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HMRC internal manual

Capital Gains Manual

Non-resident companies: indirect interests: introduction

Without special rules UK resident shareholders or participators could avoid the TCGA92/S13 charge by placing another non-resident company between themselves and the company making the gain. TCGA92/S13(9) prevents this by allowing us to look through a chain of non-resident companies. The gain is apportioned to the first tier of UK residents or non-resident trusts in the chain of interests. For TCGA92/S13(9) to apply each company in the chain must itself satisfy the basic conditions outlined in CG57220.

Therefore each company must be

  • a company that is not resident in the UK

and

  • a company that would be a close company if it was resident in the UK.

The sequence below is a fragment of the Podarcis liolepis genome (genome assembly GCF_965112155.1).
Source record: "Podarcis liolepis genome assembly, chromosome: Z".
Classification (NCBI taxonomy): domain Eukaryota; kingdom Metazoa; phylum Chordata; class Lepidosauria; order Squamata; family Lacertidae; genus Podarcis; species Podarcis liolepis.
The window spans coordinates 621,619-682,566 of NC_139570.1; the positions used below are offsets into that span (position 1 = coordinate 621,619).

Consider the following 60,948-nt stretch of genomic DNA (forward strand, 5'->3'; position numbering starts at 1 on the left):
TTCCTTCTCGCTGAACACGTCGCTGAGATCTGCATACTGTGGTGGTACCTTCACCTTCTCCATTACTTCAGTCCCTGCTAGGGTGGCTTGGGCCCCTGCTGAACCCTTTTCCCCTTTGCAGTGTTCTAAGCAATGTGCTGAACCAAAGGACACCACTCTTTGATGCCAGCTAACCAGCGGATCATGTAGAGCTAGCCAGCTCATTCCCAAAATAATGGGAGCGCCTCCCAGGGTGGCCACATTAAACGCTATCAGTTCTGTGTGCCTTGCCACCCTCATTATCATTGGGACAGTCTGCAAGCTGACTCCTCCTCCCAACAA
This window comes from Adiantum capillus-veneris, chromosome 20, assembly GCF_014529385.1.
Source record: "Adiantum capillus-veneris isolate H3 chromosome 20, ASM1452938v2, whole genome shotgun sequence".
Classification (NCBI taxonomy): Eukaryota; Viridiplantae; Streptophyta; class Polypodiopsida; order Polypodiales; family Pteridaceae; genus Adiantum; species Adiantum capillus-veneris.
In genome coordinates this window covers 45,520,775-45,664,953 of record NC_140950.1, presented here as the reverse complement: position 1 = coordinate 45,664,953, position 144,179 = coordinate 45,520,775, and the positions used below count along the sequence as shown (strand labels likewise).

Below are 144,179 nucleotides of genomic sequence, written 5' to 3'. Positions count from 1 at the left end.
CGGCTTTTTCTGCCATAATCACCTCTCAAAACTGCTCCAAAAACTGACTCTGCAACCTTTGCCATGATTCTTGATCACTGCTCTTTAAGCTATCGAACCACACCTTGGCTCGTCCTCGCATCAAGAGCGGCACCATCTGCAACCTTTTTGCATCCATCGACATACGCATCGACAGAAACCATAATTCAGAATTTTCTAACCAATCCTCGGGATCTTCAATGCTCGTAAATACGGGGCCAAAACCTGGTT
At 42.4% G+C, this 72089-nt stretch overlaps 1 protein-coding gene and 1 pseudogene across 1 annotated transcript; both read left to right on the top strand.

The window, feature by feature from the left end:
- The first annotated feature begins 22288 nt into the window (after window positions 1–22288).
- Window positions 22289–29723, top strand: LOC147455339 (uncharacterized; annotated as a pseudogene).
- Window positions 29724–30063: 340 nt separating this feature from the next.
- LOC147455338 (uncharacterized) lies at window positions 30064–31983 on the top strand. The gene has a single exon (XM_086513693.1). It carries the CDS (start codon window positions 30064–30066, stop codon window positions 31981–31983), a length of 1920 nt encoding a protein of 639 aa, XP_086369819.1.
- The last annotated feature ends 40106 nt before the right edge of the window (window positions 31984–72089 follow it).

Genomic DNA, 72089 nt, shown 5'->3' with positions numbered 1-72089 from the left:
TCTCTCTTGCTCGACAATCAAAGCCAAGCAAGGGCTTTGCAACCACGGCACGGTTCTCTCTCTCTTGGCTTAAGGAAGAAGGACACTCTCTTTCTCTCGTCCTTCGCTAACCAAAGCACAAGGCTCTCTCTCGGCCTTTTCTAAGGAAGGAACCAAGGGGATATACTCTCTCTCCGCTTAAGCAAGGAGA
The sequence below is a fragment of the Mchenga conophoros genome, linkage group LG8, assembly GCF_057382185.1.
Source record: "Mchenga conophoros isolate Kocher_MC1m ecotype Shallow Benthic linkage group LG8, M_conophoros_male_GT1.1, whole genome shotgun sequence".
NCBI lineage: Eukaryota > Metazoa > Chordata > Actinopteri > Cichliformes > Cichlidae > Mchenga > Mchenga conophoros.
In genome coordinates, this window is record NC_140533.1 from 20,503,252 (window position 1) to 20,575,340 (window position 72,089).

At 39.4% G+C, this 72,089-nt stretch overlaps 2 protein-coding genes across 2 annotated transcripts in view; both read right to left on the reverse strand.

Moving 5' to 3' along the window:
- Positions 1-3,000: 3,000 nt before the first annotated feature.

Example 1

Mr A UK resident shareholder owns 100% of

B Ltd non-resident close company which owns 100% of

C Ltd non-resident close company which owns 100% of

D Ltd non-resident close company.

Any gains of D Ltd can be apportioned to Mr A because TCGA92/S13(9) allows you to look through the chain of non-resident closely controlled companies.

Example 2

Mr A UK resident shareholder owns 100% of

B Ltd UK resident company which owns 100% of

C Ltd non-resident close company which owns 100% of

D Ltd non-resident close company.

Any gains of D Ltd can be apportioned to B Ltd but not Mr A. This is because B Ltd is the first UK resident shareholder in the chain.

Example 3

Mr A UK resident shareholder owns 100% of

B Ltd closely controlled non-resident company which owns 100% of

C Ltd UK resident close company which owns 100% of

D Ltd non-resident close company.

Any gains of D Ltd can be apportioned to C Ltd but not Mr A even though Mr A owns shares in B Ltd which is a closely controlled non-resident company. (Gains which accrue to B Ltd in its own right on disposal of its own assets can be apportioned to Mr A.)